In May, we received feedback from an Origami user that the standard caucasian male hand we included in the prototype viewer didn’t feel quite right with their mockups when a majority of people using their products were neither caucasian nor male. We absolutely agreed — it wasn’t representative for us, either, yet we use the tool every day to design the products they use.
I reached out to a photographer at Facebook to ask if we had any existing hand photography that we could add to Origami. He actually had done a prior shoot, but after taking a look at them we realized that we’d need to redo the shoot with the tool in mind so that it would complement, but not distract from the devices.
So what makes a great hand photo? In addition to typical photography good habits like having good lighting, it was critical to art direct all parts of the hand, especially the fingers. We had to make sure that the hands were visually balanced around the device and minimally covered the screen. The wrist should be leading toward the bottom of the frame, rather than at an angle. Most importantly, the finger placement needed to be on point: they should be parallel on the same side to reduce any visual distractions — no pinkies propping up devices, and no white gaps between the fingers that draw attention.
We decided to do another shoot. One of my favorite internal company groups is named Diversity @ FB, which is a space where employees can discuss any diversity related issues within and outside the company. We turned here to look for models. We were floored by the response: over 25 employees volunteered within a day! We booked a few hours in our photo studio for the following week and paid for their manicures.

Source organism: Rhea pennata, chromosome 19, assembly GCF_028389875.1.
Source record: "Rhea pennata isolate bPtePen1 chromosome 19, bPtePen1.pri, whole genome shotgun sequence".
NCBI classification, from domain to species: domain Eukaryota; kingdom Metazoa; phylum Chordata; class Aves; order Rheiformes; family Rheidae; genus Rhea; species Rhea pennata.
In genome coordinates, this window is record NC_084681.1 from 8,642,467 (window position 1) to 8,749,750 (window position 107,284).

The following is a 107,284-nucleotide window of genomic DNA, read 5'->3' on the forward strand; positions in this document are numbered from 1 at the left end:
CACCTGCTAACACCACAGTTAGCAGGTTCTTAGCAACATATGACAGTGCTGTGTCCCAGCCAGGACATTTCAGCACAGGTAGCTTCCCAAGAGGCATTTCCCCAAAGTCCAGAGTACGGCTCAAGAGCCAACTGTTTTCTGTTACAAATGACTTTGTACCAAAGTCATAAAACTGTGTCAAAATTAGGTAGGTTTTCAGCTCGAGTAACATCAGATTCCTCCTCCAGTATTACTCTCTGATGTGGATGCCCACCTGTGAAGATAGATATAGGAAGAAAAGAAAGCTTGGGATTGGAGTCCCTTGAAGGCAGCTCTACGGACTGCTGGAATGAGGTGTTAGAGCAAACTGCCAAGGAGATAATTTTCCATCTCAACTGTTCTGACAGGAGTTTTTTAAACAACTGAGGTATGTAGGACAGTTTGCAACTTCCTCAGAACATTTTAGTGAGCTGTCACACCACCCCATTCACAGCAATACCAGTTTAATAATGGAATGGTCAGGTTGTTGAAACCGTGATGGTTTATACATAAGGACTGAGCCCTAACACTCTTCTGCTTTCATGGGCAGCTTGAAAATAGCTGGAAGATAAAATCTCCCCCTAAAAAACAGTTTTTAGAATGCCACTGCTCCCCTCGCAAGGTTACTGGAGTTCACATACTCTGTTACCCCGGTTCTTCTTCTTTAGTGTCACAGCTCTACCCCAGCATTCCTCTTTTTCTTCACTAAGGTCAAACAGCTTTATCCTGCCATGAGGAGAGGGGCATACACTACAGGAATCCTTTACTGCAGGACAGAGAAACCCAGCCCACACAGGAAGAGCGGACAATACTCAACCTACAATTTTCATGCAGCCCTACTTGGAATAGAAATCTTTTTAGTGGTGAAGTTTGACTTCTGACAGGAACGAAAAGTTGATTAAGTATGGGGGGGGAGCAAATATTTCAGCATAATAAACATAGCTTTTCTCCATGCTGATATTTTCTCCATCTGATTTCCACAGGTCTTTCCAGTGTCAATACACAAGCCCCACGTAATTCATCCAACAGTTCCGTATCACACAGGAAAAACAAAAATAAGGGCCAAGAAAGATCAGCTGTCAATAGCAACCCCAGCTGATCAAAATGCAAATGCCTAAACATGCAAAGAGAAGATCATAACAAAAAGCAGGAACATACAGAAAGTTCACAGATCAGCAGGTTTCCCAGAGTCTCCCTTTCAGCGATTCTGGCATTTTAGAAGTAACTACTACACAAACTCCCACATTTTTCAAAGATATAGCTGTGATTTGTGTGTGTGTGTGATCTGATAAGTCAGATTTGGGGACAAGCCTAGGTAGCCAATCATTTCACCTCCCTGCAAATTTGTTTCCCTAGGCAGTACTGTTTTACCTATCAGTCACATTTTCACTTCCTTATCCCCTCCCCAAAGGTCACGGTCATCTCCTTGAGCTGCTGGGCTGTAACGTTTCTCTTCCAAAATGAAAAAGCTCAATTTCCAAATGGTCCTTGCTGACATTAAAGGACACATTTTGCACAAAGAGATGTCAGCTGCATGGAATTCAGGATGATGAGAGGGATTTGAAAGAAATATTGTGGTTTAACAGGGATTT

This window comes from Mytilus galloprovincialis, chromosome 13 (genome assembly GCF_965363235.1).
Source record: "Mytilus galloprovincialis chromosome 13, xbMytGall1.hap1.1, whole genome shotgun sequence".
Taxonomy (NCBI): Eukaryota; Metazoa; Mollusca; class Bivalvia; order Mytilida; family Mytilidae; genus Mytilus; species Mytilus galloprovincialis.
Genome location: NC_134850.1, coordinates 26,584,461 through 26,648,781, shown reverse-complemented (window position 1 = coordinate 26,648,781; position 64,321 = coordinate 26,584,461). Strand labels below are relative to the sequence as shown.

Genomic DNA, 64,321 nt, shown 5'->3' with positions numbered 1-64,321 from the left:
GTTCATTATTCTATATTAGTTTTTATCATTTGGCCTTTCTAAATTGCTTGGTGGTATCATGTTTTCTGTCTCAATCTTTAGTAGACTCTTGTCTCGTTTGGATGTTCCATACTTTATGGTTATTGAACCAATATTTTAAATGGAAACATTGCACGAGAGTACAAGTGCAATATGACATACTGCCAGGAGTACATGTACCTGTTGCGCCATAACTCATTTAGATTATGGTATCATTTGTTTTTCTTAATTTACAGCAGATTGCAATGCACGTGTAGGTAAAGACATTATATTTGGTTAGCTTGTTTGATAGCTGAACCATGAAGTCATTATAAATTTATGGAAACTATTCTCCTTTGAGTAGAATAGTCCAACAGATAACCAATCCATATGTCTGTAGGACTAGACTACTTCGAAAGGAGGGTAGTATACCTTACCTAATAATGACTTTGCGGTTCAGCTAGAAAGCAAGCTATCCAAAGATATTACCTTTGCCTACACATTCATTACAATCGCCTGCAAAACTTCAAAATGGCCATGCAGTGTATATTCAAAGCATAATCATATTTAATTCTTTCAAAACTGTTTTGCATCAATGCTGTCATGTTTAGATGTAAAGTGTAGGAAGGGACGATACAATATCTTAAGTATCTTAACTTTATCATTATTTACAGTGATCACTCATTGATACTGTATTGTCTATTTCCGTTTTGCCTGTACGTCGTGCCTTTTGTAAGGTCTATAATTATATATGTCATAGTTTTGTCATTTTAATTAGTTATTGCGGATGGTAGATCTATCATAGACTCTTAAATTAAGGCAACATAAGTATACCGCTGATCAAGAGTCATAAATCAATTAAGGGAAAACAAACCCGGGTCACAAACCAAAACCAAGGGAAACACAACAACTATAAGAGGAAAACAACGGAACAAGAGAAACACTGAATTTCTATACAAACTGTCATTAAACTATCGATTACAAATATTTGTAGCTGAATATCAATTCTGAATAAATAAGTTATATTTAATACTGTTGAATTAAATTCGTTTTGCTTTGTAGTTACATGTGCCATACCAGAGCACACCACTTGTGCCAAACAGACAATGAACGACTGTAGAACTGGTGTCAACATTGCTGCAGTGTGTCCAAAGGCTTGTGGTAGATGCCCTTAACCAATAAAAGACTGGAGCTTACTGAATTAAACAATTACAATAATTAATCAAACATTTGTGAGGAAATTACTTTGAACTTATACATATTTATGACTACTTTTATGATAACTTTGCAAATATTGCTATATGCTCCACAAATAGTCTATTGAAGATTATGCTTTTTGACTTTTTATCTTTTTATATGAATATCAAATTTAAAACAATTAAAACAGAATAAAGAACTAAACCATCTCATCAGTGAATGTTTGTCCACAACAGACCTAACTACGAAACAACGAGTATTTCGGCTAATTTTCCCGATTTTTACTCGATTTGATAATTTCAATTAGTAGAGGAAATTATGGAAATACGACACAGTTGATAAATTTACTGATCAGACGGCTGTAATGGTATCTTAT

When doing the shoot, we drastically underestimated how much time it took to carefully position the volunteer models’ hands, and learned how much time and effort went into the existing photography we had referenced.
After a few hours, we had hundreds of shots, and spent the next week picking the best shots to clean up, mask, and insert into Origami.
A few months later, we shipped Origami v2.1 out to the world, with the new hands! Today, we’re happy to release them for you to use.
Our job isn’t done. This was only the first pass, and a rushed one at that. We hope to continue to improve our tools and create resources to help remind us of the people we design for — not just their race, ethnicity and gender, but their age, where they’re from, the devices they use, and more. We also plan to eventually share the source files so anyone can contribute back to this resource. Feedback? Leave a response below!
Update 6/8: Kid and Senior hands are out!
As I said before, we’d continue to expand beyond the original gender/ethnicity pairing, and now have added some age diversity with a child’s and a senior’s hands.
Credits: Nicole Gregory, Damaria Jay Hammonds, Christophe Wu, Julius Tarng, Mohammed Abid, Tim Wong